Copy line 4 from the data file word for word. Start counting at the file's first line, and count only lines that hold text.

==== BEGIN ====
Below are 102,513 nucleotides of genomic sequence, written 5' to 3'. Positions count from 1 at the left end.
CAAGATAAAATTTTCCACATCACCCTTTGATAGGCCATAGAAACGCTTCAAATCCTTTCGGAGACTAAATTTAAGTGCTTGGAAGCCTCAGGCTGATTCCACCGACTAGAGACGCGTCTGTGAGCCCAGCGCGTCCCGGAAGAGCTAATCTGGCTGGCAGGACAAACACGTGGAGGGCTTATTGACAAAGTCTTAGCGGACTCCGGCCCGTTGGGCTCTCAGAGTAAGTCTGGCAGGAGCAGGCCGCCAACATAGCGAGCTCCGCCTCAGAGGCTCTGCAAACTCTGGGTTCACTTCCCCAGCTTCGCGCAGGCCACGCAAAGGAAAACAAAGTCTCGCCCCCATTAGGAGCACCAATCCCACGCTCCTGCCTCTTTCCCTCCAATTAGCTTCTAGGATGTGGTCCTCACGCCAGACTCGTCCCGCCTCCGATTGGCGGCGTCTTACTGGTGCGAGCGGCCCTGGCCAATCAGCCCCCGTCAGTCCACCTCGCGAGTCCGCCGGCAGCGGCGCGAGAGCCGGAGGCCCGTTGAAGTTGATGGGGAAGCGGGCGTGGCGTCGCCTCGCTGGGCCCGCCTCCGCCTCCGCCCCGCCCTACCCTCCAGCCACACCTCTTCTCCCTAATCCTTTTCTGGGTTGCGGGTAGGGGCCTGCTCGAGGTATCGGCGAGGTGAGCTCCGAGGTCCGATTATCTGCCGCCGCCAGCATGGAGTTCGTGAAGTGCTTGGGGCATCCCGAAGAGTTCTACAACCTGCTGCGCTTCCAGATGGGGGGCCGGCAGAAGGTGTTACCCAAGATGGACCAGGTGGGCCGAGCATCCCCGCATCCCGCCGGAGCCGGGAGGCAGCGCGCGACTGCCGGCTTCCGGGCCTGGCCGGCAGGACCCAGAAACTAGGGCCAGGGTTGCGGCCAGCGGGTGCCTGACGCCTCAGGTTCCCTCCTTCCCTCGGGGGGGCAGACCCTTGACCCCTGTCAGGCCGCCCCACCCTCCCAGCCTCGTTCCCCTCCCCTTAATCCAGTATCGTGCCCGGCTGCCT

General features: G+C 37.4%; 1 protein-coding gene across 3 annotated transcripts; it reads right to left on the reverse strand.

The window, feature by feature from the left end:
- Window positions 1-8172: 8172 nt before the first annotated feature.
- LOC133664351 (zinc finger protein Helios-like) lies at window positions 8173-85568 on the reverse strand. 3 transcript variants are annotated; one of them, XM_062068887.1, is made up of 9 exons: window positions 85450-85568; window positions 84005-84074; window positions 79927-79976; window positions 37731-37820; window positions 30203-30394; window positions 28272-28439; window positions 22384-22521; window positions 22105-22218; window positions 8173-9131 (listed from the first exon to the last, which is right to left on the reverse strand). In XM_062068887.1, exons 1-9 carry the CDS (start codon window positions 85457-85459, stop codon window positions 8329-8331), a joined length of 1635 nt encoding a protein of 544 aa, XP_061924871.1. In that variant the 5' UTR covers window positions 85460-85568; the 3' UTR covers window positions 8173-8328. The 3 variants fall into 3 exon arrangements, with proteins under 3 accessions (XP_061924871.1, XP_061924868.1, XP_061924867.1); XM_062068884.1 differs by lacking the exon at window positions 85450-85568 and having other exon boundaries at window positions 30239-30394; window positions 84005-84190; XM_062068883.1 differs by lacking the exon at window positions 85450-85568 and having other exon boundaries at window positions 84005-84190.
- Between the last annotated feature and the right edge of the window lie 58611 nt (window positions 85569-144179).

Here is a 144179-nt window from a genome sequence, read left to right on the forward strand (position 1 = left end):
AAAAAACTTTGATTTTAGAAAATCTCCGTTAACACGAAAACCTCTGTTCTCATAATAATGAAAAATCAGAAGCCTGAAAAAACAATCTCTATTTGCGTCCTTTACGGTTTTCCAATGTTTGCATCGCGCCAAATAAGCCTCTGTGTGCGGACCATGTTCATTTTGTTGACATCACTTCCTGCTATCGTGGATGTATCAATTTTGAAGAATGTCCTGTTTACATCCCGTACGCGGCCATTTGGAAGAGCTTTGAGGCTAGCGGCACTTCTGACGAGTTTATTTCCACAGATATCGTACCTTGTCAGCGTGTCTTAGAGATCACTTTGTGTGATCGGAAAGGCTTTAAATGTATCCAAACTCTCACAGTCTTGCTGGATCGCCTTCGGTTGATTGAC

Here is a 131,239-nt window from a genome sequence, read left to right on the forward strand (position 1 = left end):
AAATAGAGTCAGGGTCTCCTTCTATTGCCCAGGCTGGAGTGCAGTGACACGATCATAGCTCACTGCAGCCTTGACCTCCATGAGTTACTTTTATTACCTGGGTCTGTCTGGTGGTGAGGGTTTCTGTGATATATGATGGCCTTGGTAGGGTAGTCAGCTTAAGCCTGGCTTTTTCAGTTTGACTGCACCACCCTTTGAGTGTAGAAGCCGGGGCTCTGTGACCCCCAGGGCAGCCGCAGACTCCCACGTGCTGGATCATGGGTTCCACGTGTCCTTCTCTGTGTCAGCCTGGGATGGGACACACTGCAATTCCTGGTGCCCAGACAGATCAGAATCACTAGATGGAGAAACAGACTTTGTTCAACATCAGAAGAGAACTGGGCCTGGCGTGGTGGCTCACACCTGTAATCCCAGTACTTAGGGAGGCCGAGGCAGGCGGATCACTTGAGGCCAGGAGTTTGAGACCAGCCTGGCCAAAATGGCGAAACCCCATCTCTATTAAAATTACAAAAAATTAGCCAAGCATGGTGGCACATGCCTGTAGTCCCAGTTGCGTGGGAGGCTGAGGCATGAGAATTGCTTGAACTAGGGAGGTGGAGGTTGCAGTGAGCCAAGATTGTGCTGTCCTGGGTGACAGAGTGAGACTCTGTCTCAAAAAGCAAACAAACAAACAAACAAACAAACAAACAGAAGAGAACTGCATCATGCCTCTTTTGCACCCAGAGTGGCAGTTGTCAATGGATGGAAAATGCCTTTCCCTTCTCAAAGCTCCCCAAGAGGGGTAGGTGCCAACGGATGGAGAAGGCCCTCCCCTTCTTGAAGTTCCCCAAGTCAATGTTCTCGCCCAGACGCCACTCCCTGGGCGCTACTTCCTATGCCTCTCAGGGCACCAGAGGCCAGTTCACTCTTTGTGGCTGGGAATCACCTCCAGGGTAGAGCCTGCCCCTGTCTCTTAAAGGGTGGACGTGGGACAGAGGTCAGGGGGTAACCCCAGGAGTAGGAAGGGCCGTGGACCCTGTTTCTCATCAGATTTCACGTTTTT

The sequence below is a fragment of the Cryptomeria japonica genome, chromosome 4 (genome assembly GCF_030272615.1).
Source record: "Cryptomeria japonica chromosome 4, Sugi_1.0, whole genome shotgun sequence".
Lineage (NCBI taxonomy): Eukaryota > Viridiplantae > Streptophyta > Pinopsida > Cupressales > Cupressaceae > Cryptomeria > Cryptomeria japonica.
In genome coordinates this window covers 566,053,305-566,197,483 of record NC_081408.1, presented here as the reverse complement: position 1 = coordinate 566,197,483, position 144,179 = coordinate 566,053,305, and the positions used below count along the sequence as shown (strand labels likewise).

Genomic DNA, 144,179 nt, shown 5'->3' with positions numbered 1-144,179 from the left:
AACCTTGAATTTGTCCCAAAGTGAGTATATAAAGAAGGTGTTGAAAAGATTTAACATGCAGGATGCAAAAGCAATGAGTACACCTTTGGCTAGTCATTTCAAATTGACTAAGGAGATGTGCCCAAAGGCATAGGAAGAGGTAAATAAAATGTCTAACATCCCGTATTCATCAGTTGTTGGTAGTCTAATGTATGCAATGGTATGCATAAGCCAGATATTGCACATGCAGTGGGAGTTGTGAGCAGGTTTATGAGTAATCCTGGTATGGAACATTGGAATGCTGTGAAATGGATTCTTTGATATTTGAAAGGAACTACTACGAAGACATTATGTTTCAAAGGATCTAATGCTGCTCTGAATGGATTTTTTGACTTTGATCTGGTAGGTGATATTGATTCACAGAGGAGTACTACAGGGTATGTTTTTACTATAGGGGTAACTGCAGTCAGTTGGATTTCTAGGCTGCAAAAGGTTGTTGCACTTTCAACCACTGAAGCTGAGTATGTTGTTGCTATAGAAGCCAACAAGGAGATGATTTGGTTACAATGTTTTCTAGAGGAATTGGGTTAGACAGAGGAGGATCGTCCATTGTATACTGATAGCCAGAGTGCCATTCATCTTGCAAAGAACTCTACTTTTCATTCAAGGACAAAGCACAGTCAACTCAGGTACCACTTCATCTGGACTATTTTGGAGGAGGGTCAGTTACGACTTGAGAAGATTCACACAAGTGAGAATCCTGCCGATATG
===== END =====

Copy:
The window, feature by feature from the left end: